Most studies to date, however, have not shown improved longer-term growth rates when greater protein and energy nutrition is provided in the first few days of life [40•]. There are many possible reasons for this. Earlier undernutrition could reduce production of IGF-1, a major growth promoting hormone. Low postnatal IGF-1 concentrations in preterm infants after birth are associated with slower rates of head circumference growth [41, 42••]. Supplies of essential amino acids also are important, not just total amino acid or protein intake. For example, a recent study of preterm infants fed IV Trophamine (B. Braun; Bethlehem, PA, USA) in the first 48 h after birth found that the IV fed infants had lower concentrations of threonine and lysine than found in the plasma of normally growing human fetuses [28]. Because these amino acids are essential, their rate of supply and their directly related plasma concentrations are rate limiting for protein synthesis, protein balance, and growth. A similar study in which early increases in protein and amino acid supply did not lead to later increased growth in weight, length, or head circumference [43] showed that the combined concentrations of leucine and isoleucine, both essential amino acids, were less than normal human fetal plasma concentrations, as was also observed for other essential amino acids. Both studies indicate that normal fetal growth rates cannot be achieved by use of inadequate supplies and concentrations of at least these essential amino acids. In contrast, the NICHD Neonatal Research Network reported an increase by 36 weeks gestation of weight, length, and head circumference after the same pattern of greater early versus lower late amino acid and protein supply [44]. At 18 months, there still was a positive benefit regarding head circumference in the earlier/greater amino acid supply group. Uniquely, the NICHD Network study maintained a higher total protein and amino acid supply for a longer period, perhaps indicating that both early and sustained higher rates and plasma concentrations of protein and amino acids are necessary to produce greater gains in growth, at least of the brain.

Other recent studies have demonstrated similar mixed results. In a study from Italy, one group of preterm infants was prescribed 4 g/kg/day protein (although this objective was not quite met—protein intake averaged 2.8 g/kg/day) for 10 days after birth compared with a control group that received only approximately 2.3 g/kg/day. Although there was benefit of higher protein intake in reducing both the incidence of hyperglycemia and the daily plasma glucose concentration, there were no differences in anthropometric indices at 36 weeks corrected gestational age or at 2 years of age [40•]. In contrast, another study from Italy with the objective of 4 versus 3 g/kg/day protein intake demonstrated more rapid growth of body weight and lower leg length after 36 weeks corrected gestational age [45••].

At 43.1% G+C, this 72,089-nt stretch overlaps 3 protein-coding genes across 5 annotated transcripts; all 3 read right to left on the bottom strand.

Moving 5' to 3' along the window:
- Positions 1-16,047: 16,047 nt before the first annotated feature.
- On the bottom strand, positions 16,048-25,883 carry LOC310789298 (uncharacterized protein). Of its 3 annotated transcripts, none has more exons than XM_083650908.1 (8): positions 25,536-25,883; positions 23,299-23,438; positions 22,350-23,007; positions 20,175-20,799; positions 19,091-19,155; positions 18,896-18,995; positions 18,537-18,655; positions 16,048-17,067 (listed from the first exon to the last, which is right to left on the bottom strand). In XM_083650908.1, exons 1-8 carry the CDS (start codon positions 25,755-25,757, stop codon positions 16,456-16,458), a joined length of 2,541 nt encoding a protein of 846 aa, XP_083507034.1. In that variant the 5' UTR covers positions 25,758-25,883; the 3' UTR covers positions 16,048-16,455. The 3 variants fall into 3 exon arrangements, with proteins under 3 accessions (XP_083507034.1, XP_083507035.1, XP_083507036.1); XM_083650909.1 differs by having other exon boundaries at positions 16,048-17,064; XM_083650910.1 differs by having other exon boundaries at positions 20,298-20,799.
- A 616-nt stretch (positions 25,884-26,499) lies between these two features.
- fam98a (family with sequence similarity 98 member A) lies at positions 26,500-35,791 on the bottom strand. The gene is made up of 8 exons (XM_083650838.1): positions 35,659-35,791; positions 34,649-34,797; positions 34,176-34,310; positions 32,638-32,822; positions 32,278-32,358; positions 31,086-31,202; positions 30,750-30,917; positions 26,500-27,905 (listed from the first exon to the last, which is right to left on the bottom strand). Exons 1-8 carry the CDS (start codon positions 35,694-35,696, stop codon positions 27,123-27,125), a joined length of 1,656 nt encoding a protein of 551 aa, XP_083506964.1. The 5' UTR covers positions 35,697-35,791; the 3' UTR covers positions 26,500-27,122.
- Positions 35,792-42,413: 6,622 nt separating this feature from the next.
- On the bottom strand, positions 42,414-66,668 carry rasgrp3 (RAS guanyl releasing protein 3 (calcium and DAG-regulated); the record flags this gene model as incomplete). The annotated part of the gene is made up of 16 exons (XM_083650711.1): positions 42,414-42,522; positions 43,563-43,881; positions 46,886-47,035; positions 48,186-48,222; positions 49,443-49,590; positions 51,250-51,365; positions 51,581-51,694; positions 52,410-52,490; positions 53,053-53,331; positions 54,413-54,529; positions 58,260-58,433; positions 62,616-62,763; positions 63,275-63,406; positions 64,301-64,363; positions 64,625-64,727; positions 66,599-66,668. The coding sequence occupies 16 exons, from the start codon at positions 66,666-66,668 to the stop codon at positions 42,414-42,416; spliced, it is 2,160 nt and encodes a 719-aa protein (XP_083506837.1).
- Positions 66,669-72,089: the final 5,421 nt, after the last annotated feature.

Potential Complications of High Amino Acid and/or Protein Intake

In contrast with the almost universal improvement in protein balance and lack of signs of toxicity, a recent study showed some unusually high amino acid and urea concentrations among preterm infants receiving Aminosyn PF with the objective of 3–4 g/kg/day in the first week of life (2 g/kg/day in the first 24 h) [46•]. This study also showed no overall growth benefit at two years of age, although growth rate during hospitalization was no different from that of infants on lower amino acid infusion rates (0.5 g/kg in the second day of life, then increased step-wise), indicating that growth was probably affected more by other circumstances after discharge. There also was some indication that neurodevelopmental outcomes were less at two years, although the study was not powered to test for the effect of amino acid dose on growth or neurodevelopmental outcomes. This study also raises the possibility that excessively high blood urea and total and selected amino acid concentrations can reflect a suboptimal balance of amino acids for unstable or “sick” preterm infants [43, 47, 48].